Every 22 November, Lebanon celebrates its independence day. This day recalls the time in 1943, in the midst of World War II, when the French government agreed to recognise the independence of Lebanon and when they released a number of imprisoned Lebanese leaders.
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The story of Lebanese independence is somewhat complex. For a brief time in 1941, lasting only a few months, Vichy France had control over Lebanon. But soon, Free French and British forces ended their rule. When Free French president Charles de Gualle visited Lebanon, Lebanese leaders asked him to end French rule of their land and recognise their independence. De Gaulle eventually agreed to their demands.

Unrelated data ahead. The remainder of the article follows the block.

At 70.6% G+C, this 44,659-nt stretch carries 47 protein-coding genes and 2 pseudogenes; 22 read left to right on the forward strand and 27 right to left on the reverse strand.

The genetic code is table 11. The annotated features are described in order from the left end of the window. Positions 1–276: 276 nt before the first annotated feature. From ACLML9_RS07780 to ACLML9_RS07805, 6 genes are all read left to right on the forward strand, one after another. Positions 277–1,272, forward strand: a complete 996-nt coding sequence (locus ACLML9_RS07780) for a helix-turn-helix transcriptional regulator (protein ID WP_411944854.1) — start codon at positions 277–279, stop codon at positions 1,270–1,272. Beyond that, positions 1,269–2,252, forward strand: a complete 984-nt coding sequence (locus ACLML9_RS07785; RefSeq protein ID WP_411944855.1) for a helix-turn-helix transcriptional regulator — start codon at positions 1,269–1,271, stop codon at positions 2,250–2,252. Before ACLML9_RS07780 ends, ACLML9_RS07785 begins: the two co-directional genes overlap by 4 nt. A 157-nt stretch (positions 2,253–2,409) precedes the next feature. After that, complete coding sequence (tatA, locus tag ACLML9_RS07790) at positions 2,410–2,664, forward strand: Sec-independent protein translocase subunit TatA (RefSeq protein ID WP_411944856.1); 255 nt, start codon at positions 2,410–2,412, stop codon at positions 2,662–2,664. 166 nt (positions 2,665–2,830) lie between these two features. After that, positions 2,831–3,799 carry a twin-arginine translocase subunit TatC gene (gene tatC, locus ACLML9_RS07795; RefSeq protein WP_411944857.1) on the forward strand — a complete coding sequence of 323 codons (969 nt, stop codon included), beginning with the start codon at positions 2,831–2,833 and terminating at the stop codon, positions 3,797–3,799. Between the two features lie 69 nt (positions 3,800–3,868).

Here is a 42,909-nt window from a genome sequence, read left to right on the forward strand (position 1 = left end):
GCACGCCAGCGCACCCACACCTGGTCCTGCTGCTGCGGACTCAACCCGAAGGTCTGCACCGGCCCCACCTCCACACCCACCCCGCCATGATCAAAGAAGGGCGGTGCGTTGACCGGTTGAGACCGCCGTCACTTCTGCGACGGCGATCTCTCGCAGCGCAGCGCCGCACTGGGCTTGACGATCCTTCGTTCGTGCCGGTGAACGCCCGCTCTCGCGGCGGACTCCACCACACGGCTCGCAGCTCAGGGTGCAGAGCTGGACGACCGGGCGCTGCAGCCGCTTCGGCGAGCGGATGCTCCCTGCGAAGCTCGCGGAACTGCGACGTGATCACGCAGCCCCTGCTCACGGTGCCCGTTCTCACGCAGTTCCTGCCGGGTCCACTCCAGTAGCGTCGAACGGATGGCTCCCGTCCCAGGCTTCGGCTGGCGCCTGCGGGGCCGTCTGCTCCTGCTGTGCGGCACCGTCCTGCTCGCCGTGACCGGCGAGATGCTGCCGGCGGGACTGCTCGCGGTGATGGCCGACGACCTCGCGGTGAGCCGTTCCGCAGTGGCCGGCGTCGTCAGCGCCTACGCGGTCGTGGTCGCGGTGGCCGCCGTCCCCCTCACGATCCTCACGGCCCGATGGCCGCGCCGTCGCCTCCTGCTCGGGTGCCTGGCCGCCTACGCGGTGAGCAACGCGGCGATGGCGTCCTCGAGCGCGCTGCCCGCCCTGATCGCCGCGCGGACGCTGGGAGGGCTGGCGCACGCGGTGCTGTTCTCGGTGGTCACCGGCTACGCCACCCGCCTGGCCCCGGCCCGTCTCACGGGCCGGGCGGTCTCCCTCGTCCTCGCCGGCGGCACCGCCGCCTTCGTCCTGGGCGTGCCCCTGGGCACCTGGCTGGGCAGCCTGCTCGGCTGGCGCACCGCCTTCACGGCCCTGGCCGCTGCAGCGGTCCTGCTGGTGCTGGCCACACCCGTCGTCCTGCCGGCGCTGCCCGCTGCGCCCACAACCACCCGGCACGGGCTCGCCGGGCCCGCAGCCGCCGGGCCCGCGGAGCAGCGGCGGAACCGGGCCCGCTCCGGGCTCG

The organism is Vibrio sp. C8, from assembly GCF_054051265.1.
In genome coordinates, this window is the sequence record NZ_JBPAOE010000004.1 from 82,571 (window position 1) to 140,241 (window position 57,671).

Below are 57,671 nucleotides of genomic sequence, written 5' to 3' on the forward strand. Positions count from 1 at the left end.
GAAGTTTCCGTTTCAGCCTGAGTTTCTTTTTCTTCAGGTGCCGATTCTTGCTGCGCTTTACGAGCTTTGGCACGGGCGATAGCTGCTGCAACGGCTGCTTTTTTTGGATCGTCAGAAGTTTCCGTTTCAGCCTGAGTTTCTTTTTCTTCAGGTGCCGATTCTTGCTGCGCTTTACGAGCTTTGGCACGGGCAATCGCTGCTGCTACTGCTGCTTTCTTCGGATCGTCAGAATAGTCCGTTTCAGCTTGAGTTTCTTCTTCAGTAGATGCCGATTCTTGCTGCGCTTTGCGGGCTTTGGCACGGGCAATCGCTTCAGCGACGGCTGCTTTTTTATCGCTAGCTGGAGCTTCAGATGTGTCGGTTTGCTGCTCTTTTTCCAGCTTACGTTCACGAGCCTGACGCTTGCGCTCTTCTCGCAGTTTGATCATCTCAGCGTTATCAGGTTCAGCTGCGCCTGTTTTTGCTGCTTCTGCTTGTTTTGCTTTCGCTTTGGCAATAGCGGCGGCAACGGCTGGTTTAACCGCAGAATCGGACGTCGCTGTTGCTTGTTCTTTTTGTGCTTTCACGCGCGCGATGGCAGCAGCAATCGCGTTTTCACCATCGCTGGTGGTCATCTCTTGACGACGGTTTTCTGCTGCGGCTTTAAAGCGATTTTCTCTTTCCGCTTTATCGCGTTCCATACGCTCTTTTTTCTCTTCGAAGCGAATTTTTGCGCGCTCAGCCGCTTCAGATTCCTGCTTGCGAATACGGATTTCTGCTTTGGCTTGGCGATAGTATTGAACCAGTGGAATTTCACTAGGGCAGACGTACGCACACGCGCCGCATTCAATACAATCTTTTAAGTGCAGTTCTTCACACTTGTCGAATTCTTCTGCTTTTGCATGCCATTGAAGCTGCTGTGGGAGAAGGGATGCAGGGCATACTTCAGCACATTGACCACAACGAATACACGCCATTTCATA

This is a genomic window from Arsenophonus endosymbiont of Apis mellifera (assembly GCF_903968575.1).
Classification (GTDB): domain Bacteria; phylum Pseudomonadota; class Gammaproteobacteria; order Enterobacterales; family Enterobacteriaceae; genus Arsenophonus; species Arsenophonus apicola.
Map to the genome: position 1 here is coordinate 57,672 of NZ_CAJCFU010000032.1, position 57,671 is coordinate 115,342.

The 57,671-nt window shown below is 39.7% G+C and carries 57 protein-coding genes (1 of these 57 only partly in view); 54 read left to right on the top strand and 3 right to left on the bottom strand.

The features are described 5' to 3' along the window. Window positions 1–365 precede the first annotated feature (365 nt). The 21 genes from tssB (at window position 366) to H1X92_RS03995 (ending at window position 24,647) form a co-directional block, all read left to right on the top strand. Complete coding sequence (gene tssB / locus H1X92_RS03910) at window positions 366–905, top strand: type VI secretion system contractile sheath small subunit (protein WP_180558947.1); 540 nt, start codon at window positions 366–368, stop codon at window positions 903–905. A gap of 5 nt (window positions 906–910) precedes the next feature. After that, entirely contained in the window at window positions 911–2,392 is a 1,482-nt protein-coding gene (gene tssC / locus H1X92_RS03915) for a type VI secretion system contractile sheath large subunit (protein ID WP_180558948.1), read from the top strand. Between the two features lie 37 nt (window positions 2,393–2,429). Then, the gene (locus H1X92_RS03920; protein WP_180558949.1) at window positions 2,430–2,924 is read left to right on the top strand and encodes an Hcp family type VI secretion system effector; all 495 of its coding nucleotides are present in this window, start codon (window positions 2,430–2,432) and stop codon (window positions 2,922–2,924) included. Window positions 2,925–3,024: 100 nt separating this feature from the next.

However, French forces stayed in actual control of Lebanon even after de Gaulle’s promise was made. An election was held in September of 1943, and in November, the elected leaders changed the Constitution so as to end the French Mandate. This led to the French arresting the “rebels” and exiling some of them in Rashaya Castle. Finally, on 22 November, the French yielded “for real” this time.
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